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Article: Allstate’s Secret Documents Revealed in $1.4B Trial

Allstate Insurance Company, one of the largest insurance companies in the United States, recently had secret documents revealed in what started out to be a small Kentucky civil trial that is now getting national attention.

The case

A Kentucky woman is suing Allstate for a 1997 automobile accident in which she suffered neck and back injuries when a truck loaded with firewood rear-ended her pickup truck. According to reports, it took nearly two years to settle the claim with Allstate, the other driver’s insurance company. The two sides have very differing opinions on what really happened. Allstate claims that the plaintiff is exaggerating her injuries and failed to disclose that she previously suffered back injuries. All in all, it sounds like a fairly straight forward case that a jury would simply have to decide whose story to believe. But wait – here’s where the story gets interesting…

The McKinsey reports

The accident victim’s lawyer introduced evidence that Allstate has been trying to keep secret for over 10 years – the McKinsey reports. In the mid 1990’s, Allstate reportedly hired the McKinsey Company, a New York consulting firm, to show them how to increase their profits. McKinsey did so, but in a way that would make most policyholders cringe.

McKinsey’s advice to save the company money? Avoid paying claims, and when you do – pay less. According to reports, the McKinsey documents showed Allstate how to save nearly $700 million and increase their stock price at the same time. The most damaging part of the reports involved two analogies where McKinsey said that:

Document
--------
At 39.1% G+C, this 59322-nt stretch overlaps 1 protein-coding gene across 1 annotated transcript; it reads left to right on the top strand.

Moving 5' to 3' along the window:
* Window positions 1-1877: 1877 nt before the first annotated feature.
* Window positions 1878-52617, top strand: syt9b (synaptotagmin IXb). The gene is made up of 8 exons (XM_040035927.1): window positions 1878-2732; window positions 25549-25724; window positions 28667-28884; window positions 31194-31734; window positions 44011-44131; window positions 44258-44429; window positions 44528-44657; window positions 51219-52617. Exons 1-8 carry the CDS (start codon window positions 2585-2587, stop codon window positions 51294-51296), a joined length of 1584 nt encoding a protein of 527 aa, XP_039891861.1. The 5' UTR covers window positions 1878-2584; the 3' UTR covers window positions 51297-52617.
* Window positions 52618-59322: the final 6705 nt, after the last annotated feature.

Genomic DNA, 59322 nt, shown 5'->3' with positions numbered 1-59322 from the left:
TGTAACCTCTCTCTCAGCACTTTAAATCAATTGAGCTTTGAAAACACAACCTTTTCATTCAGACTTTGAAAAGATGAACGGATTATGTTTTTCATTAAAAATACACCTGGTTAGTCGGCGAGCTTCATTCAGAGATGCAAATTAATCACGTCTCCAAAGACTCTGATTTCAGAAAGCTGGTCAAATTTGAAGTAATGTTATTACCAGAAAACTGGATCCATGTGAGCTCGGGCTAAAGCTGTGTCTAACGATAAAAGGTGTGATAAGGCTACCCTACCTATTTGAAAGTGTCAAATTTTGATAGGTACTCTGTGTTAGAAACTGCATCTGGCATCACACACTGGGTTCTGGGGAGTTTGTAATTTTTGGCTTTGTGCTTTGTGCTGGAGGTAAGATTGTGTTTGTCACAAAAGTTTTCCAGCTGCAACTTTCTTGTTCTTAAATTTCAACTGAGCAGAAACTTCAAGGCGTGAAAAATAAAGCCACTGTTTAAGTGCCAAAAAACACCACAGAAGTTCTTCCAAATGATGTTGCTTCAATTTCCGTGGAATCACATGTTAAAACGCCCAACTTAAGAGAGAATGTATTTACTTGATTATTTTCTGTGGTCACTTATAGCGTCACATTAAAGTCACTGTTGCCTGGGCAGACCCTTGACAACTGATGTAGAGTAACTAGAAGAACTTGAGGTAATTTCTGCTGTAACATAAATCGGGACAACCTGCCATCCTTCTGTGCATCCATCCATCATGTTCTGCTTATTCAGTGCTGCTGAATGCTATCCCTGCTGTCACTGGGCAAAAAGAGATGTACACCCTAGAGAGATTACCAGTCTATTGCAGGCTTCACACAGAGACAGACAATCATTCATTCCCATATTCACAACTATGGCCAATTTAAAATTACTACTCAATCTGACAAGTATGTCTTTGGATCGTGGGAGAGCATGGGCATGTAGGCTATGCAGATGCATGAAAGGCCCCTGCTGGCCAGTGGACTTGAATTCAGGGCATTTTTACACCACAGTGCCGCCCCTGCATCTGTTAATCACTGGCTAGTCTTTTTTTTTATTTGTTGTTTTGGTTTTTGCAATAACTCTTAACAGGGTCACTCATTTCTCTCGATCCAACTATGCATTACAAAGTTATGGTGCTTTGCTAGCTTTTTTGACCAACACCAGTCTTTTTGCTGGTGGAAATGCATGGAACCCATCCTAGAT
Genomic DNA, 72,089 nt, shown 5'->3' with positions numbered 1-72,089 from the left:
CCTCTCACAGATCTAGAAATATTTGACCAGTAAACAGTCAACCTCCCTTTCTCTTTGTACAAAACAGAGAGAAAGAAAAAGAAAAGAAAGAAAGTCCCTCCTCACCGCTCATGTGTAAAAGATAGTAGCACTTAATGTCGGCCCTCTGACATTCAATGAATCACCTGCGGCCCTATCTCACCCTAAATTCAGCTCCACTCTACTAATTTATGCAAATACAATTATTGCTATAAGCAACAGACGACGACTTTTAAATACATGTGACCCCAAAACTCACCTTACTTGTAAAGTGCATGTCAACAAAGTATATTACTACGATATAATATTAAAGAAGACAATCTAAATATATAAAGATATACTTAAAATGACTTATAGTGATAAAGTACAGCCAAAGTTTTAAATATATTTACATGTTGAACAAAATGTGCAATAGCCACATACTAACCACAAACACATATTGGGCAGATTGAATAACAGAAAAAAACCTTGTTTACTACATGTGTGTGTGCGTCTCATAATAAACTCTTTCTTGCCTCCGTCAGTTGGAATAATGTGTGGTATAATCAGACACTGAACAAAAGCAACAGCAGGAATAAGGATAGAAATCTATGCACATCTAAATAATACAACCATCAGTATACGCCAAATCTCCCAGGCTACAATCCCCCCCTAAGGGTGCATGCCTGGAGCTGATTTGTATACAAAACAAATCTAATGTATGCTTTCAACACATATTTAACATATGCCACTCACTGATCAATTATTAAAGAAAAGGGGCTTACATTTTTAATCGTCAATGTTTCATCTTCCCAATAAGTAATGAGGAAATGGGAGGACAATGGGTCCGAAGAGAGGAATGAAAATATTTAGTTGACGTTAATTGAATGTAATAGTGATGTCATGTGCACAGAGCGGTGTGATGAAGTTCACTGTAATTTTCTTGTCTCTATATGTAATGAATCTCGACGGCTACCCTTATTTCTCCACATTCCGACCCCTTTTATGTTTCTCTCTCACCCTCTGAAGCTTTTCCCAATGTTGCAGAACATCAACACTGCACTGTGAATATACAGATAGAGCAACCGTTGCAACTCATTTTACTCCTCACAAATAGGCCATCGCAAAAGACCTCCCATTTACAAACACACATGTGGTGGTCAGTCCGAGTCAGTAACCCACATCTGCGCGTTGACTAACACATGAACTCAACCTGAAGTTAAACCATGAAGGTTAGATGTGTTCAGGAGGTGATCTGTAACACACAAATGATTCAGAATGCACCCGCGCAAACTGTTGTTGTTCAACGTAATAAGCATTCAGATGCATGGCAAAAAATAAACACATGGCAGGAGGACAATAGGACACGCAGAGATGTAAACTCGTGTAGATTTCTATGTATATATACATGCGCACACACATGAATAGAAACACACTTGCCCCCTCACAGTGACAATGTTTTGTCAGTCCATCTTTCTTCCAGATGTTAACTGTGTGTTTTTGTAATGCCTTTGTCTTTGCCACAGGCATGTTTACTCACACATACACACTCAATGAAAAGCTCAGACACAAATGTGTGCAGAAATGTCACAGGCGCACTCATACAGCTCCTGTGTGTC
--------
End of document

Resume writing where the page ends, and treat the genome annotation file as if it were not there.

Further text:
• policyholders who accepted lower settlement offers were “in good hands” (Allstate’s slogan), but those that fought the settlement offer should get Allstate’s “boxing gloves”, and
  • Allstate should take an “alligator approach” to claim payments and settlement offers – meaning that the company should just “sit and wait” in the hope of frustrating policyholders to accept less or simply go away.

Needless to say, these reports are extremely damaging to Allstate – and the accident victim’s attorney seems to know it.

Big, bigger, biggest…

The plaintiff’s settlement demands in this bad faith case started at $7,300, then increased to $75,000, then to $6million and ended up at $1.4 billion (that’s with a “B”) last month. It seems that the more evidence that is introduced against Allstate via the McKinsey reports, the higher the settlement demand. While it’s unlikely that a settlement would ever come near to the last amount, it’s clear that Allstate’s reputation will suffer because of this case’s publicity.

The Allstate case is just another example of how many insurance companies have shifted their practices from risk management to finding ways to simply collect premiums and avoid paying out claims. If your insurance company has avoided paying your valid claims, they too may have acted in bad faith. To contact an attorney whose practice focuses on bad faith insurance litigation, click here.

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